Review: Ariel Pink’s Haunted Graffiti, ‘Mature Themes’

Times Pop Music Critic

In rock ‘n’ roll history there have existed lines in the sand: Polarizing musical thresholds beyond which your average listener will not step. Bob Dylan’s baffling “Self Portrait,” for example, or Lil Wayne’s rock album “Rebirth.” Muddy Waters’ psych-blues masterpiece “Electric Mud,” the entire output of Northeast family weirdos the Shaggs. Captain Beefheart and/or Frank Zappa.

The work of 34-year-old Los Angeles singer, songwriter, bandleader and memory-bending artist Ariel Pink and his band Haunted Graffiti is one such line, as evidenced by some of the songs on his wonderfully baffling new album, “Mature Themes.”

On paper, it’s hard to explain the allure of discordant New Wave boogies about sausages (“Schnitzel Boogie”) and meat byproducts (“Pink Slime”), or the sheer ridiculous joy of “Symphony of the Nymphs,” a ditty about a nymphomaniac lesbian at a discotheque, a man named Dr. Mario, and a narrator named Ariel from Beverly Hills who’s a nympho too. And therein lies the threshold.

Dare you cross the line? Depends on your tolerance for music that can frustrate and confuse as often as can give joy.


Me, I come down on the side of Pink’s vision, which for sheer audacity has transfixed me since 2003, when an early member of Haunted Graffiti slipped me a CD of “Worn Copy,” his Cal Arts friend’s bedroom project. Over the years Pink’s output has wavered, but it’s always made me think.

This truth is one reason why Pink’s production style – flat but wide sound, with muffled bass tones and a rich mid-range – has become a reference point for a new generation of bedroom composers. I consider his body of work to be a musical thought experiment on a grand scale, and I’m always excited to hear where he’s taking it.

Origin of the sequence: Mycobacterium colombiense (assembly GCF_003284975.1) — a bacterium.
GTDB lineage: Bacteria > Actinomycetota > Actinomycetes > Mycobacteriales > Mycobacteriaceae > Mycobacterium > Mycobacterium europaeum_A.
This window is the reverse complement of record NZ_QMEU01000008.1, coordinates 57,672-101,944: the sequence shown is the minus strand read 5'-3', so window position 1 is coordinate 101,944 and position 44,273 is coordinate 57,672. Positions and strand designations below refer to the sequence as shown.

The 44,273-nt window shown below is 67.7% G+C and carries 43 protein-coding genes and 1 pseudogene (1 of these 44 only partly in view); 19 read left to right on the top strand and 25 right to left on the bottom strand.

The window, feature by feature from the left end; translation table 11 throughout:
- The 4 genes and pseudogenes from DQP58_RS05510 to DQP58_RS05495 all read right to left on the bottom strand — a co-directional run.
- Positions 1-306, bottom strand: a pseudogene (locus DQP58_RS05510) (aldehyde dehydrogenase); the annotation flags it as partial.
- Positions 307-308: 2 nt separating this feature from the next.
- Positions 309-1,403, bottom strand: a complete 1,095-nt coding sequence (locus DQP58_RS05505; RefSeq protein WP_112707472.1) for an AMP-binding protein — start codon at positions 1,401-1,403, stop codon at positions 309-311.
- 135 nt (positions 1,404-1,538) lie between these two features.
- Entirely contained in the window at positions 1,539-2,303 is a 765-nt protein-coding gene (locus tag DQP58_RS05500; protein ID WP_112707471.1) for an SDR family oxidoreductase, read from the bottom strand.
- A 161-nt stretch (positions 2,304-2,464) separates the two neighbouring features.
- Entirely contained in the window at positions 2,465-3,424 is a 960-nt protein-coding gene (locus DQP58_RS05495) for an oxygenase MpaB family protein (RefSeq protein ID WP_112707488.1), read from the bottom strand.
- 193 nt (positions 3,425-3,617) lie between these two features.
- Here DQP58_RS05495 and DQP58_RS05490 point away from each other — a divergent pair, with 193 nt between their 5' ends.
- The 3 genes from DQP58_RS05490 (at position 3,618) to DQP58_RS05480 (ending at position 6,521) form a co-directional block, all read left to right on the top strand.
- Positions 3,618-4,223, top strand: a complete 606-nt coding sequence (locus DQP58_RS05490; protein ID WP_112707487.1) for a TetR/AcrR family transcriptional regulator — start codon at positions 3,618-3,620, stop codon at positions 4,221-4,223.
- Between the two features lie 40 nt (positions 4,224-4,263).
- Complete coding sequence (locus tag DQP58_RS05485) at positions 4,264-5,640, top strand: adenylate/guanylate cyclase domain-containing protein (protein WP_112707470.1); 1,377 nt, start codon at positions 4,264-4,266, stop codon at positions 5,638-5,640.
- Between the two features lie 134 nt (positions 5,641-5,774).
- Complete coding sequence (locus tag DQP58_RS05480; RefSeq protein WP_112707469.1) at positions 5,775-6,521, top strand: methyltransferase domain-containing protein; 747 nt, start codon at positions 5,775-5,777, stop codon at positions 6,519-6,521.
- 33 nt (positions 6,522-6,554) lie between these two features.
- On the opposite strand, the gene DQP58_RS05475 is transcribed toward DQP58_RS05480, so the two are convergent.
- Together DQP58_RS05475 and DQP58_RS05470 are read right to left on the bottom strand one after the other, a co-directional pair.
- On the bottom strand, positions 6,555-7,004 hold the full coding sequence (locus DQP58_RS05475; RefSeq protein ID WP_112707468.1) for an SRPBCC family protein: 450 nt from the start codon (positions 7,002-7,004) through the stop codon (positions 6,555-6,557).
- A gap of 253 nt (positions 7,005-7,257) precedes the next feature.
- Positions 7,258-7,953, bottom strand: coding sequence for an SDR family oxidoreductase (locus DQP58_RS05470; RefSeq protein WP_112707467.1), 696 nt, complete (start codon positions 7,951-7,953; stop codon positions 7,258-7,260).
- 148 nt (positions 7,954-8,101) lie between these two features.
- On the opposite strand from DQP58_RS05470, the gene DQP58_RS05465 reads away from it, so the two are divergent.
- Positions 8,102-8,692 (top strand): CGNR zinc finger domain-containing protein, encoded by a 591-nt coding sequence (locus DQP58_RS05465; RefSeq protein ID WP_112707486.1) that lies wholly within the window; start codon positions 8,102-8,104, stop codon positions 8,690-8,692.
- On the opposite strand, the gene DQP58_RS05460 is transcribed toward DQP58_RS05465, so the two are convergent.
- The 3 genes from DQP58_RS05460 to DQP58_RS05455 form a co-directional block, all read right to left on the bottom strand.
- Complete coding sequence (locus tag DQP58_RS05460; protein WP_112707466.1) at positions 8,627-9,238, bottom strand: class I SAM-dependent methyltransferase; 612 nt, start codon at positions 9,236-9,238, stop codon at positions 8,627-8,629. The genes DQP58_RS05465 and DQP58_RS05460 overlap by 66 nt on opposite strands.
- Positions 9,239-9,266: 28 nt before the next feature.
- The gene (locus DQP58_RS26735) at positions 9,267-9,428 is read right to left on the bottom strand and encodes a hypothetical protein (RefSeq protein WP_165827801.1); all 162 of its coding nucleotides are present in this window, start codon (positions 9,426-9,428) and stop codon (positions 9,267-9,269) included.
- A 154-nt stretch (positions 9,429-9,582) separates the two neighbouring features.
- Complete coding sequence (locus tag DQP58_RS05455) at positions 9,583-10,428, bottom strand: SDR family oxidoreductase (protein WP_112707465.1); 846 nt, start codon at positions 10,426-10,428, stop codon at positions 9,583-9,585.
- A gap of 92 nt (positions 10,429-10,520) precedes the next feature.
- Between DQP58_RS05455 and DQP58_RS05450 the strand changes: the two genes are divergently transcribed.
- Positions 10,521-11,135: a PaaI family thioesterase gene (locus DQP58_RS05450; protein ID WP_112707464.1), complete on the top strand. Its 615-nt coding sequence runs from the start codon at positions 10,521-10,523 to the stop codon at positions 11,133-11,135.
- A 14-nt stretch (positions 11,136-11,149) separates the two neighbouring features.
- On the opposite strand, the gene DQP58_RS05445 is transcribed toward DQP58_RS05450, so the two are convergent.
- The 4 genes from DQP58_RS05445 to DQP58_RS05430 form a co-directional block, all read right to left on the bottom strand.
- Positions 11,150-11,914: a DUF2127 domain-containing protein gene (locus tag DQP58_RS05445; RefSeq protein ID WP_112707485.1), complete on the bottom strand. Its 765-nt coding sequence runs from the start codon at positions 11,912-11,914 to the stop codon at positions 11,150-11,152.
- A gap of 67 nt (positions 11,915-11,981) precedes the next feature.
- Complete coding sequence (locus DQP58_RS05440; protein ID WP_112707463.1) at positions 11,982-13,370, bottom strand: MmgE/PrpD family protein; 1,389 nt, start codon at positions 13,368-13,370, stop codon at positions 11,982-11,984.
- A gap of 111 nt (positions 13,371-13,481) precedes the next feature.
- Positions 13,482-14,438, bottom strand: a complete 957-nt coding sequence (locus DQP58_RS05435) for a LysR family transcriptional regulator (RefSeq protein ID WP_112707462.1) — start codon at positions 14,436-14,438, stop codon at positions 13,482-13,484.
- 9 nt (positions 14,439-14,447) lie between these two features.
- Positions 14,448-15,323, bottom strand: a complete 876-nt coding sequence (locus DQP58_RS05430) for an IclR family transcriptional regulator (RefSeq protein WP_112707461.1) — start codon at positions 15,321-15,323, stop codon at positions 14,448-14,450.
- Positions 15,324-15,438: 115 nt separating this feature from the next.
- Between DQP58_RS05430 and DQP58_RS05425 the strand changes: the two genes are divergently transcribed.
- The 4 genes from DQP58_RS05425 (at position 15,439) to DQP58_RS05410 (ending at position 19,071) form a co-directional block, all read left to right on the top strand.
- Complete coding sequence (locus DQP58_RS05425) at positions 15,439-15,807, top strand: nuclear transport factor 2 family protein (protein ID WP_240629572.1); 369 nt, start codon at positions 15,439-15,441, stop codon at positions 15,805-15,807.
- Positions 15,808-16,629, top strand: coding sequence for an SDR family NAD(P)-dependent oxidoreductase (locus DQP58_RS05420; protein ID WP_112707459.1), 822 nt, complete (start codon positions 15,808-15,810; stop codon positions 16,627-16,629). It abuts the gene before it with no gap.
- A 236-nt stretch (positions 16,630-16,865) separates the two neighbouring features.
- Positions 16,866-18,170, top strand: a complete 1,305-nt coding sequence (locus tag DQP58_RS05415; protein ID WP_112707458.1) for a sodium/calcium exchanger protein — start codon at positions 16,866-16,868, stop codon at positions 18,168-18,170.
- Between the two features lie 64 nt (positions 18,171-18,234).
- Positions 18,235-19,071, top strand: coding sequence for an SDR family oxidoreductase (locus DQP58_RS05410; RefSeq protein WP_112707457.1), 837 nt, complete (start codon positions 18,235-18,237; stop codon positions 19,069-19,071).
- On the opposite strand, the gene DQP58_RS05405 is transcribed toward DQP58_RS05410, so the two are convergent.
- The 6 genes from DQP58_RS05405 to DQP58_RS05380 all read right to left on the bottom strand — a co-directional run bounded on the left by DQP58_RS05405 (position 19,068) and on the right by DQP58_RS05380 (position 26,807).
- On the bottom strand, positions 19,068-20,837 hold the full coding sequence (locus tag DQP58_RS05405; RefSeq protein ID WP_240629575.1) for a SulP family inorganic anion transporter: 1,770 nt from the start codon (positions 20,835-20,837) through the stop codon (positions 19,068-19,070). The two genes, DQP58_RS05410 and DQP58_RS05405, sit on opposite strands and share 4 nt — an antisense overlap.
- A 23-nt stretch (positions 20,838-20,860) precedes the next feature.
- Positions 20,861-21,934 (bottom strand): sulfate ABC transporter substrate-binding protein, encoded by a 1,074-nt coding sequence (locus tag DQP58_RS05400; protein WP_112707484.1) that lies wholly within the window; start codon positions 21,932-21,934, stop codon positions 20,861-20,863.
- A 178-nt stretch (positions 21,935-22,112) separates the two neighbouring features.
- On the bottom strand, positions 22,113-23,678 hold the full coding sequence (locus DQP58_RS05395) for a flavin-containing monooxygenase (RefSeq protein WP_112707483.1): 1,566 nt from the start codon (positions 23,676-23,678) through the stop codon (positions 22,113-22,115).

On “Mature Themes,” Pink (born Ariel Rosenberg) and his ever-tightening band Haunted Graffiti travel even further from the here-and-now and end up lost in a mystical virtual world -- music for a shag-carpeted fantasy about 1970s soft rock, or a vision of future 1982 as envisioned by a sci-fi writer in 1962. Weird time signatures abound. “Early Birds of Babylon” swirls around like a skipping prog-rock LP during a particularly tasty rhythm break. “Live It Up” sounds like a jingle for an imaginary late 1960s airline commercial. And when, in “Farewell American Primitive,” he confesses that “my thoughts make me sick at night,” the musical accompaniment suggests a theme to a 1970s sitcom.


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